On Tuesday morning, the Senate Judiciary Committee held a hearing on the "Women's Health Protection Act," which was designed to "remove barriers to constitutionally protected reproductive rights." The bill—introduced last fall by Sens. Richard Blumenthal (D-Conn.) and Tammy Baldwin (D-Wisc.)—aims to stunt the growth of state laws placing unnecessary restrictions on abortion patients, clinics, and doctors.
These new regulations don't directly attack the legality of abortion but instead focus on the supposed medical risks for women—risks which the medical community routinely denies. Still, the new tack seems to be working. Already these sorts of regulations have been forcing abortion clinics to close: A Texas bill passed in 2013 required 14 of the state's 36 clinics to shut down. Laws passed this spring in Mississippi and Louisiana would require all or most of these states' only remaining abortion clinics to close.
Putting an end to this sort of infringement on women's abortion access is a noble goal. But it's one thing to fight states passing these types of laws and another to say the federal government should pass a law blocking states from passing these types of laws. If the state laws are unconstitutional, shouldn't that be left to the courts to determine? Why a federal act?
"We're here today because 200 of these underhanded laws have been passed" in 2011-2014, said Nancy Northup, president of the Center for Reproductive Rights, in today's committee hearing. "It is not right that women should have to go to court year after year to get the medical services that the constitution guarantees them."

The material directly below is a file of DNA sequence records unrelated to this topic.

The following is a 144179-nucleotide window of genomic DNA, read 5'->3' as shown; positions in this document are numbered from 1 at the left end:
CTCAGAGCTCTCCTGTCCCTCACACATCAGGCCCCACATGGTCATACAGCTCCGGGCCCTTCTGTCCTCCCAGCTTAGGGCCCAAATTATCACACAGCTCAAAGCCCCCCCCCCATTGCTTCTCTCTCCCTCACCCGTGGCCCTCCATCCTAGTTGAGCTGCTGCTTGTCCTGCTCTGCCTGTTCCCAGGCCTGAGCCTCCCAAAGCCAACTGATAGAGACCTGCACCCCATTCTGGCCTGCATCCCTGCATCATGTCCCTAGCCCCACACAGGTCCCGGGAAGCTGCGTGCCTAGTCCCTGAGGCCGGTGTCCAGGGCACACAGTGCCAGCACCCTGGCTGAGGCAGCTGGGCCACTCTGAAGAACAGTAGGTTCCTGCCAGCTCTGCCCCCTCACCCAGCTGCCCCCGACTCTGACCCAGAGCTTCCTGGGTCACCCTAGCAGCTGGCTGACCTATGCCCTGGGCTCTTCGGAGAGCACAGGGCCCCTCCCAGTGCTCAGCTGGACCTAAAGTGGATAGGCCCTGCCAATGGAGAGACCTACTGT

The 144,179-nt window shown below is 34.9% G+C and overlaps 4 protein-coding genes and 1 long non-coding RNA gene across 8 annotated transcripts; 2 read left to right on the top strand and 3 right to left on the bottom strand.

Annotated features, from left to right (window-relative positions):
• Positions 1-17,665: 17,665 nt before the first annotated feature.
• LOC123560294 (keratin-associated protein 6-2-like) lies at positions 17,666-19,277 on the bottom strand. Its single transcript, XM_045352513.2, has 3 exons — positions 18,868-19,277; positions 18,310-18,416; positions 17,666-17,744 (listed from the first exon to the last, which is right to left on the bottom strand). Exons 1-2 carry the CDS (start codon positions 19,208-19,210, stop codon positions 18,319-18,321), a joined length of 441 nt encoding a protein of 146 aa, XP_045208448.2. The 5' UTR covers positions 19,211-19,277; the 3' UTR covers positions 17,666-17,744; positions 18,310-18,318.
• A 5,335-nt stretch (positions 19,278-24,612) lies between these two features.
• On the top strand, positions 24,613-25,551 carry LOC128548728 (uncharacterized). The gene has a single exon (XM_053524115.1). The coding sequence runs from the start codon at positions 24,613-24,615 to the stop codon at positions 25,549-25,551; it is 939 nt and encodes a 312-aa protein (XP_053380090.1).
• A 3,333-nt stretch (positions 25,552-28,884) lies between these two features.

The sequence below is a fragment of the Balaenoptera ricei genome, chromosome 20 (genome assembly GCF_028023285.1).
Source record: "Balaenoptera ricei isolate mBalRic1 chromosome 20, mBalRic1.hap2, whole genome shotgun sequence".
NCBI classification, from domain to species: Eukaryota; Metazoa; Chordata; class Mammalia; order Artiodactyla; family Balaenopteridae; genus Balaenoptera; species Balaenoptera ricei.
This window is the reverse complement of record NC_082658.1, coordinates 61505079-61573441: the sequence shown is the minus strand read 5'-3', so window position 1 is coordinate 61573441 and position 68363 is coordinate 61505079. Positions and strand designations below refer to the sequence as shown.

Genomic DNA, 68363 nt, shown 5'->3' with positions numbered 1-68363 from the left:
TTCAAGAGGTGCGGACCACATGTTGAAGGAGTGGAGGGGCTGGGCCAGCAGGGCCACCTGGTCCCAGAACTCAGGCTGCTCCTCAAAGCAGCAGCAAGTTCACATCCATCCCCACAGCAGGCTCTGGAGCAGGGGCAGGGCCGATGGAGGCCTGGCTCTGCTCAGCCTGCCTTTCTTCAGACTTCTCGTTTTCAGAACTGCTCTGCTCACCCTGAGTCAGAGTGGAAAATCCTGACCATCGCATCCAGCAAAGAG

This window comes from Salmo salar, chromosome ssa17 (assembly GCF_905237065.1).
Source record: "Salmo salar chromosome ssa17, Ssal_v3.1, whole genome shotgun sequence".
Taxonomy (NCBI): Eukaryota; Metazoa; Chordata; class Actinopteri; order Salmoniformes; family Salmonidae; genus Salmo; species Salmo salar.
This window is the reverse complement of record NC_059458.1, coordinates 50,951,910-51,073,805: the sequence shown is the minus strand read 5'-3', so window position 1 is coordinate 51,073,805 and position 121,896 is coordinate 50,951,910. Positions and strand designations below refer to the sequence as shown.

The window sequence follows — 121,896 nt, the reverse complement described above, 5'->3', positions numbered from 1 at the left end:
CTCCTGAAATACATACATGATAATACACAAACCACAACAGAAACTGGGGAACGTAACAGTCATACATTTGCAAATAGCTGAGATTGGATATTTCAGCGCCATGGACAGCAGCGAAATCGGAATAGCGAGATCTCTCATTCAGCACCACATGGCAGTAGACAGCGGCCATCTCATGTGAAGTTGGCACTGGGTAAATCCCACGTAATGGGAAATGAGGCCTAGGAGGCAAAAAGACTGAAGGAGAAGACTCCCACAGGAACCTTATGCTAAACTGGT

I put this question to some libertarians I know, inside and out of Reason, and received a range of responses. Some pointed out that the text of the Women's Health Protection Act was very vague—under what standard do we determine if an abortion restriction is "medically unwarranted" or oppressive? And under what constitutional provision is Congress claiming the power to enact this law?
But others said that when it comes to protecting individuals from government intrusion, federal action can be appropriate; and where government is passing laws to restrict itself to uphold the Constitution, that can be a good thing. "I'm a peoples'-rights advocate, not a states-rights advocate," as one Facebook friend commented. "What matters is if individual liberty is, on net, increased."
It's perhaps worth noting that as courts have been striking down these provisions, less state legislatures have been passing them. According to reproductive rights organization the Guttmacher Institute, the number of new abortion restrictions passed in the first half of 2014 is half that passed in the first part of last year (21 versus 41). Furthermore, the types of abortion restrictions we're seeing now are quite different than the ones passing three or five or 10 years ago. As courts strike down various state restrictions, anti-abortion advocates keep coming up with new tactics. If Congress passed a law banning their pet regulations du jour, you can sure bet new ones will spring up Hydra-like in their place.
But this discussion is largely rhetorical anyway—there's little chance the Women's Health Protection Act will go anywhere. As another Facebook comment noted, this bill is "more a noise-making venture than a legislative one." A New York Times editorial notes that "the bill stands little chance of enactment in this Congress," but still asserts that the Senate hearing "can serve a valuable purpose if it alerts legislators and the public to a pernicious charade by removing the 'patina of respectability' from what are essentially phony restrictions of no medical value."